"mkdir -p /some/path && chmod 0777 /some/path",    

These commands are added as RUN operations to the dockerfile generating the image.

MLRun package deployment#

The with_mlrun and mlrun_version_specifier parameters allow control over the inclusion of the MLRun package in the build process. Depending on the base-image used for the build, the MLRun package may already be available in which case use with_mlrun=False. If not specified, MLRun will attempt to detect this situation - if the image used is one of the default MLRun images released with MLRun, with_mlrun is automatically set to False. If the code execution requires a different version of MLRun than the one used to deploy the function, set the mlrun_version_specifier to point at the specific version needed. This uses the published MLRun images of the specified version instead. For example:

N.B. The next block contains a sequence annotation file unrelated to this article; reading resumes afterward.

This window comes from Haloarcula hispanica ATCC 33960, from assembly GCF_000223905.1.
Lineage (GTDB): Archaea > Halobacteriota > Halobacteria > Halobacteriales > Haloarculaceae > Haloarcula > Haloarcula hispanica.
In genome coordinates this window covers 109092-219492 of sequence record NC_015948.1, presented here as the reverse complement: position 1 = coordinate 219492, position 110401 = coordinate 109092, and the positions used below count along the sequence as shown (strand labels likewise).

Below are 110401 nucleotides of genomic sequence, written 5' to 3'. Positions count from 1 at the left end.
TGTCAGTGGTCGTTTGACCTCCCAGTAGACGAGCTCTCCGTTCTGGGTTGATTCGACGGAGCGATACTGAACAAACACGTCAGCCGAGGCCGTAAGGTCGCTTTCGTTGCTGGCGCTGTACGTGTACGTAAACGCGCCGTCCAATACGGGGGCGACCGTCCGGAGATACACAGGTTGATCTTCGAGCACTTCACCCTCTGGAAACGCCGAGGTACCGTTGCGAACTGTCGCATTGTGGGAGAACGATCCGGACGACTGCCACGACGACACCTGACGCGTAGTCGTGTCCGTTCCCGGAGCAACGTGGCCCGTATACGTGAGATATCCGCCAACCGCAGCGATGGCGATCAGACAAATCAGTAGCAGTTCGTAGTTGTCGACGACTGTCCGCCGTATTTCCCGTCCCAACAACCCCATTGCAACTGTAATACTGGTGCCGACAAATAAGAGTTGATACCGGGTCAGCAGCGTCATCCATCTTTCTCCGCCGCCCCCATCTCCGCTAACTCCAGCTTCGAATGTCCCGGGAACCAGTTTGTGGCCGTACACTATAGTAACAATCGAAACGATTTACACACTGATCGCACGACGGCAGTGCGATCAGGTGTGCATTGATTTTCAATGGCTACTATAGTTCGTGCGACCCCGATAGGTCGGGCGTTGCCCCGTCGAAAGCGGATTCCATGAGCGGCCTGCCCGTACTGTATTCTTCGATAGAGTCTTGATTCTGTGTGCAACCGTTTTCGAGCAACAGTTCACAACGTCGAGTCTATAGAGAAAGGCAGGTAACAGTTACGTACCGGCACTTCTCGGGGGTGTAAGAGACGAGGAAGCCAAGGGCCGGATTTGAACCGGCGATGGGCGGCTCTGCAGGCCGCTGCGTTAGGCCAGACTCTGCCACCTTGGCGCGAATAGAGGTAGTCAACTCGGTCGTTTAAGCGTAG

Working with code repository#

As the code matures and evolves, the code will usually be stored in a git code repository. When the MLRun project is associated with a git repo (see Create, save, and use projects for details), functions can be added by calling set_function() and setting with_repo=True. This indicates that the code of the function should be retrieved from the project code repository.

In this case, the entire code repository will be retrieved from git as part of the image-building process, and cloned into the built image. This is recommended when the function relies on code spread across multiple files and also is usually preferred for production code, since it means that the code of the function is stable, and further modifications to the code will not cause instability in deployed images.